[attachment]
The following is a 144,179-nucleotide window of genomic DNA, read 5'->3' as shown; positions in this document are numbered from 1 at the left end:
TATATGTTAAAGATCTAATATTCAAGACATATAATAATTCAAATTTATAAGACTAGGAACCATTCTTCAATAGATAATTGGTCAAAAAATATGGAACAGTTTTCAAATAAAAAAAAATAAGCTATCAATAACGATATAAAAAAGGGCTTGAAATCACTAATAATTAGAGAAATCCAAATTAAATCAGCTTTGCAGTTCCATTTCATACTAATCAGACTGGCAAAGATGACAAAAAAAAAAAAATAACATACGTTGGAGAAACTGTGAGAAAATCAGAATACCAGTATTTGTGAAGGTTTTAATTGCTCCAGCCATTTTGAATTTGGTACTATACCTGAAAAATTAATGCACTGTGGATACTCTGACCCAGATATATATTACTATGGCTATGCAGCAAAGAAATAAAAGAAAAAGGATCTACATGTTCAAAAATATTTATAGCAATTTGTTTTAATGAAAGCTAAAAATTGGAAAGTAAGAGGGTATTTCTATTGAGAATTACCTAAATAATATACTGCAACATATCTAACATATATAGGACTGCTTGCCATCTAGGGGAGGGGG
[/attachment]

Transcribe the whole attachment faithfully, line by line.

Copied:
The following is a 144,179-nucleotide window of genomic DNA, read 5'->3' as shown; positions in this document are numbered from 1 at the left end:
TATATGTTAAAGATCTAATATTCAAGACATATAATAATTCAAATTTATAAGACTAGGAACCATTCTTCAATAGATAATTGGTCAAAAAATATGGAACAGTTTTCAAATAAAAAAAAATAAGCTATCAATAACGATATAAAAAAGGGCTTGAAATCACTAATAATTAGAGAAATCCAAATTAAATCAGCTTTGCAGTTCCATTTCATACTAATCAGACTGGCAAAGATGACAAAAAAAAAAAAATAACATACGTTGGAGAAACTGTGAGAAAATCAGAATACCAGTATTTGTGAAGGTTTTAATTGCTCCAGCCATTTTGAATTTGGTACTATACCTGAAAAATTAATGCACTGTGGATACTCTGACCCAGATATATATTACTATGGCTATGCAGCAAAGAAATAAAAGAAAAAGGATCTACATGTTCAAAAATATTTATAGCAATTTGTTTTAATGAAAGCTAAAAATTGGAAAGTAAGAGGGTATTTCTATTGAGAATTACCTAAATAATATACTGCAACATATCTAACATATATAGGACTGCTTGCCATCTAGGGGAGGGGG